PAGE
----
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Learn to Love Yoga

Experience the benefits of a regular yoga practice one stretch at a time
Written by 
Nicole Dorsey
Canyon Ranch Reviewer: 
Updated on: 
October 21, 2013

Many people rave about how much they love practicing yoga, but like any new activity, you may need to work at it a bit to reach that place of total devotion. Adopting a new state of mind and routine, and adjusting to moving your body in new ways, can take some time to get used to. But even five to 10 minutes per day of mindful stretching can brighten your mood, firm up your muscles and soothe you. If you’re like many others who practice yoga, you’ll be craving much more soon enough.

To set yourself up to embrace yoga and enjoy the myriad mind-body benefits it offers, try these tips:

Make Yourself Comfortable
Wear clothes that make you feel your best and allow you to move easily. Avoid shirts and pants that are very baggy as they can flap around while you change positions—that’s OK if it’s comfortable for you, but you may prefer clothing that stays put while you move.

Set the Mood
A yoga class may incorporate music involving bells, drums or chanting, but if you practice at home, feel free to play any tunes that relax you. If you’re surrounded by the pleasant sounds of nature, like a nearby ocean or birds chirping, you may want to use them as your soundtrack—whatever nourishes your spirit. In addition, make sure you’re not too hot or too cold. Open a window if the room is stuffy, or pick a spot in the studio out of the sun if you tend to get overheated.

Start with Simple Poses
Try these popular moves, and then slowly add in more challenging twists and inversions.

  • Bridge (strengthens back, buttocks, hips, legs and ankles, stretches the chest, neck, shoulders and spine)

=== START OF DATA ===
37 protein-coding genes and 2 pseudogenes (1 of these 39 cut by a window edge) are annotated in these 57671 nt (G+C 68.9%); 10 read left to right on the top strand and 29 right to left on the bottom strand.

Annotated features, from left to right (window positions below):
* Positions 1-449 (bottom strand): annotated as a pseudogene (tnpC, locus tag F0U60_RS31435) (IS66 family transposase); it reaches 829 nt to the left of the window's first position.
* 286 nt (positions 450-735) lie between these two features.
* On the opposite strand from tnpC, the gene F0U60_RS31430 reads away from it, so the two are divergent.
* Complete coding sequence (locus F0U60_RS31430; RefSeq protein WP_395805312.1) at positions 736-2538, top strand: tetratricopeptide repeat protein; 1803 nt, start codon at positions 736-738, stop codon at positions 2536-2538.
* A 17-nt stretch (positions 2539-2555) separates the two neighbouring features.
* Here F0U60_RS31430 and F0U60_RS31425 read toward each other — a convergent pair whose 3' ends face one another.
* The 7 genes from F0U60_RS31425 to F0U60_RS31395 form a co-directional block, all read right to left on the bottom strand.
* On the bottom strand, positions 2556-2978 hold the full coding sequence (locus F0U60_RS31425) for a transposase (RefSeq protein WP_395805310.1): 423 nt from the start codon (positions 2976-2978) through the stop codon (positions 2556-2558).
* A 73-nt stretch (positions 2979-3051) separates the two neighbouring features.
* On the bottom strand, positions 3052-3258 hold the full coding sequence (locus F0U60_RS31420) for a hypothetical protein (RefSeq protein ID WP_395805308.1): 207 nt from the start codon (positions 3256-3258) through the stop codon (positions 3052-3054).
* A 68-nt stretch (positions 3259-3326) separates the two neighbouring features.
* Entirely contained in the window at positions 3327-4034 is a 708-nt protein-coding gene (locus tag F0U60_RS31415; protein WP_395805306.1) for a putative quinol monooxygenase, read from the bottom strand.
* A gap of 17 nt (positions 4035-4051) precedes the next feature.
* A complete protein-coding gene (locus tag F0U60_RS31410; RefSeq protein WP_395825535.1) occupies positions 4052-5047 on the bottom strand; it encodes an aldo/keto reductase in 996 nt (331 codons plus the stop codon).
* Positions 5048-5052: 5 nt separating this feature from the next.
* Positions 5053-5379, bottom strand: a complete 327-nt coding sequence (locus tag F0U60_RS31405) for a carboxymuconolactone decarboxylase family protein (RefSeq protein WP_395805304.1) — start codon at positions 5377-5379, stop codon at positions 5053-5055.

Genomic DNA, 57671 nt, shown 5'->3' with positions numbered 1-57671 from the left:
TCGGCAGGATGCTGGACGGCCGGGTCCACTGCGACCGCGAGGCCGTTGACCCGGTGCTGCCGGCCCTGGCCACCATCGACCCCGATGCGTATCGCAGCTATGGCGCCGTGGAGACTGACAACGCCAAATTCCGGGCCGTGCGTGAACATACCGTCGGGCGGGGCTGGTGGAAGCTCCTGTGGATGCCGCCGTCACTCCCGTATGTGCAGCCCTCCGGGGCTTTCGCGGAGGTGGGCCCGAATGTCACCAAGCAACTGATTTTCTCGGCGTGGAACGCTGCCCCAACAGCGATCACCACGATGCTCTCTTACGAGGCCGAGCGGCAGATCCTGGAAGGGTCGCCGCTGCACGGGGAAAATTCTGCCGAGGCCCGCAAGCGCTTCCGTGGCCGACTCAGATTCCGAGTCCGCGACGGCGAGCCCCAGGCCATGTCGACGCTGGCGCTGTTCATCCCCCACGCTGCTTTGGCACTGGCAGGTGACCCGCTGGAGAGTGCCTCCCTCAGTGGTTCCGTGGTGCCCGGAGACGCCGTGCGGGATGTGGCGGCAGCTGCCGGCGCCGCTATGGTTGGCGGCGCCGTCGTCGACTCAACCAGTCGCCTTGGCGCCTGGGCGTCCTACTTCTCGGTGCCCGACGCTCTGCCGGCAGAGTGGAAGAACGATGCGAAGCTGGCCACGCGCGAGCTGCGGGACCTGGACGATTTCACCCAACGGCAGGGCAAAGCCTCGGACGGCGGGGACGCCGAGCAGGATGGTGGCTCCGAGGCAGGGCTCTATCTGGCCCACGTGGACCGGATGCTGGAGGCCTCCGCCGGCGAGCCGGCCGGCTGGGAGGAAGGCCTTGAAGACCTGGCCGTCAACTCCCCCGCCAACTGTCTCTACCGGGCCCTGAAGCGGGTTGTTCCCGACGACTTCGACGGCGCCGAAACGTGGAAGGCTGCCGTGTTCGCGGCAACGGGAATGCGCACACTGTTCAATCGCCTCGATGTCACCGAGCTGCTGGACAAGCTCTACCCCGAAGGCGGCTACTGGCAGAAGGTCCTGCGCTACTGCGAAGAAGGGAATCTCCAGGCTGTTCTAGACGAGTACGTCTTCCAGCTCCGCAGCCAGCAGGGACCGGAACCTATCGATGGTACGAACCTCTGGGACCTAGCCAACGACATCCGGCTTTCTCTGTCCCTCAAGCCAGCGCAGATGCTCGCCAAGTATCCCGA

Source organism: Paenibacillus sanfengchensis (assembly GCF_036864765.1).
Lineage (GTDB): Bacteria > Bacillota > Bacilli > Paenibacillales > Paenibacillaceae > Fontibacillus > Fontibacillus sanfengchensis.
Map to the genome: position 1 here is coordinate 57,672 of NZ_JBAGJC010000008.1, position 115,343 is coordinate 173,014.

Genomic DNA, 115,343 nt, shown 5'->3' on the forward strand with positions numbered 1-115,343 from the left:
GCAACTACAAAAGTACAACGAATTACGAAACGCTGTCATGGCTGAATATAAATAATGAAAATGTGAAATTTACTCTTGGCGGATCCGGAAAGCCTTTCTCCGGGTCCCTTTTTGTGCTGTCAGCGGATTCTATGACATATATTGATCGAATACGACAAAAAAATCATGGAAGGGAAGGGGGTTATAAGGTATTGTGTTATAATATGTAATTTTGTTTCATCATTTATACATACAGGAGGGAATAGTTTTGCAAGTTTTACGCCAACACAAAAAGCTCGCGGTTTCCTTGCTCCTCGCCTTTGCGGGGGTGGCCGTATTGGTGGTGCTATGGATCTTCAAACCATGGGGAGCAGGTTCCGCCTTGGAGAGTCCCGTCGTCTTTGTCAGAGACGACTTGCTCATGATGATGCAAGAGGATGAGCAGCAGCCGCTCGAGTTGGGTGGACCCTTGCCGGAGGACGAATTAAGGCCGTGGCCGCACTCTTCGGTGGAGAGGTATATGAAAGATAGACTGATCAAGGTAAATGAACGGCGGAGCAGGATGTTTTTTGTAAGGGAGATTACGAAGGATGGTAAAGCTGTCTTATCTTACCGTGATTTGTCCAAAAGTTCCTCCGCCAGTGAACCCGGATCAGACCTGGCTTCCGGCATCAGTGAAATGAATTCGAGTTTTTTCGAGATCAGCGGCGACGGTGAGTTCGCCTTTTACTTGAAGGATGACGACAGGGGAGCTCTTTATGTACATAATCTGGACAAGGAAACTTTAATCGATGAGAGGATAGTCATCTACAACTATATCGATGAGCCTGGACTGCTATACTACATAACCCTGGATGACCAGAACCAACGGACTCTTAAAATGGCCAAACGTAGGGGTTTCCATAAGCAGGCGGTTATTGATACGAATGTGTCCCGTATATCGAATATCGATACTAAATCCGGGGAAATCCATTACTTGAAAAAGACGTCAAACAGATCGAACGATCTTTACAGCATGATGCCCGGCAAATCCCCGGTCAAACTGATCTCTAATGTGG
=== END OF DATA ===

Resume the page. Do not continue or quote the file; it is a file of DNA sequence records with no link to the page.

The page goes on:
Lie back with your knees bent and your feet on the floor. Gently walk your shoulders under your body and clasp your hands underneath your buttocks. Press wrists to the mat underneath you, and slowly lift your hips six inches off the floor to breathe deeply for 30 to 60 seconds; repeat as needed. (There’s no need to take this to a full back-bend; just raise your lower half off the mat.)
  • Cobra (strengthens the spin, stretches the chest, lungs, shoulders and abdomen, stimulates the abdominal organs)
    Lie belly down with your legs extended behind you, and try to touch all of your toes to the mat. Bring your palms to your lower ribs and use your hands and arms to press your chest off the mat. Keep looking ahead (and slightly downward) to stretch the neck, hold your position and breathe for 30 to 60 seconds.

Don’t Do it if it Hurts
One of the basic tenets of yoga is ahimsa, a Sanskrit phrase that translates loosely to “do no harm.” That self-care philosophy starts with you. If you’re in a class and a pose feels uncomfortable, go into a peaceful, restful pose, such as Child’s Pose: Kneel on the floor and sit on your heels, exhale and lay your torso down on top of your thighs. Yoga is about respecting your body, not keeping up with the person on the mat next to you.

Practice as Often as Possible
Even if you can only sneak in a few minutes of deep, from-the-belly breathing and stretching in your office, do it. The more you increase flexibility and cultivate a purifying breath—and reap the benefits—the more likely you will be to call upon these yoga foundations when you need to release tension in your body or calm down.

Keep it Consistent
Although you may only have 10 minutes to practice today, tomorrow is a new opportunity. To get to a place where your routine becomes second nature, aim to practice four days per week, even if you’re short on time.

Give Yourself Time
Allow yourself a few months to develop your relationship with yoga, especially when it comes to the more challenging poses. If classes don’t suit you, try following a yoga DVD, following an online instructional, downloading a yoga app or booking a yoga retreat with a friend. Make yoga a priority, for both your body and your mind, and allow yourself the grace to grow and change with your practice.

 

Reference(s) 
Aerobics and Fitness Association of America
About the author 
Nicole Dorsey is a Los Angeles-based writer and exercise physiologist with a master’s degree in health science. She specializes in sports nutrition, and teaches athletic yoga classes with a soul-nurturing twist.